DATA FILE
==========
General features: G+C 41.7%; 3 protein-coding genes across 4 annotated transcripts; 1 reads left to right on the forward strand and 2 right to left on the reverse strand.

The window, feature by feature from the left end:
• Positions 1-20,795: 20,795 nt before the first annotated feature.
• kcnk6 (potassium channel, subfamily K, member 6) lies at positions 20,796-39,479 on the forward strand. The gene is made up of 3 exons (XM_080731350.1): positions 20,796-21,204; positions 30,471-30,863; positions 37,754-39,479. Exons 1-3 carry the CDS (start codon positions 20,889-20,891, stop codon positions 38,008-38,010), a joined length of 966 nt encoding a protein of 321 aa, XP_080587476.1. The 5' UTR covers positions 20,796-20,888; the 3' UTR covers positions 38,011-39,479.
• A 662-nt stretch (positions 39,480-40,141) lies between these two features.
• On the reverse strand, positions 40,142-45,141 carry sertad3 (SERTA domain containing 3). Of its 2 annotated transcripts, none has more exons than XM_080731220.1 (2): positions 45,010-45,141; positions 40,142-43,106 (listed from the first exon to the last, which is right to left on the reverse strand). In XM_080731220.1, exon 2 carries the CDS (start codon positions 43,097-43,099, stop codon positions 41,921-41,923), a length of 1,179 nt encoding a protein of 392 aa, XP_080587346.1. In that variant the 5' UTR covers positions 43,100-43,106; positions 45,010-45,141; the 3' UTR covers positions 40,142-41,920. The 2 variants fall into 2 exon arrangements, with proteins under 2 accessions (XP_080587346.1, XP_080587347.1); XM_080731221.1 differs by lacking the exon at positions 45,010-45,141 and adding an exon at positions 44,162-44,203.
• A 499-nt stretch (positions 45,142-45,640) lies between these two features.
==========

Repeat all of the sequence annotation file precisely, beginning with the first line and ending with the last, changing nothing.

General features: G+C 41.7%; 3 protein-coding genes across 4 annotated transcripts; 1 reads left to right on the forward strand and 2 right to left on the reverse strand.

The window, feature by feature from the left end:
• Positions 1-20,795: 20,795 nt before the first annotated feature.
• kcnk6 (potassium channel, subfamily K, member 6) lies at positions 20,796-39,479 on the forward strand. The gene is made up of 3 exons (XM_080731350.1): positions 20,796-21,204; positions 30,471-30,863; positions 37,754-39,479. Exons 1-3 carry the CDS (start codon positions 20,889-20,891, stop codon positions 38,008-38,010), a joined length of 966 nt encoding a protein of 321 aa, XP_080587476.1. The 5' UTR covers positions 20,796-20,888; the 3' UTR covers positions 38,011-39,479.
• A 662-nt stretch (positions 39,480-40,141) lies between these two features.
• On the reverse strand, positions 40,142-45,141 carry sertad3 (SERTA domain containing 3). Of its 2 annotated transcripts, none has more exons than XM_080731220.1 (2): positions 45,010-45,141; positions 40,142-43,106 (listed from the first exon to the last, which is right to left on the reverse strand). In XM_080731220.1, exon 2 carries the CDS (start codon positions 43,097-43,099, stop codon positions 41,921-41,923), a length of 1,179 nt encoding a protein of 392 aa, XP_080587346.1. In that variant the 5' UTR covers positions 43,100-43,106; positions 45,010-45,141; the 3' UTR covers positions 40,142-41,920. The 2 variants fall into 2 exon arrangements, with proteins under 2 accessions (XP_080587346.1, XP_080587347.1); XM_080731221.1 differs by lacking the exon at positions 45,010-45,141 and adding an exon at positions 44,162-44,203.
• A 499-nt stretch (positions 45,142-45,640) lies between these two features.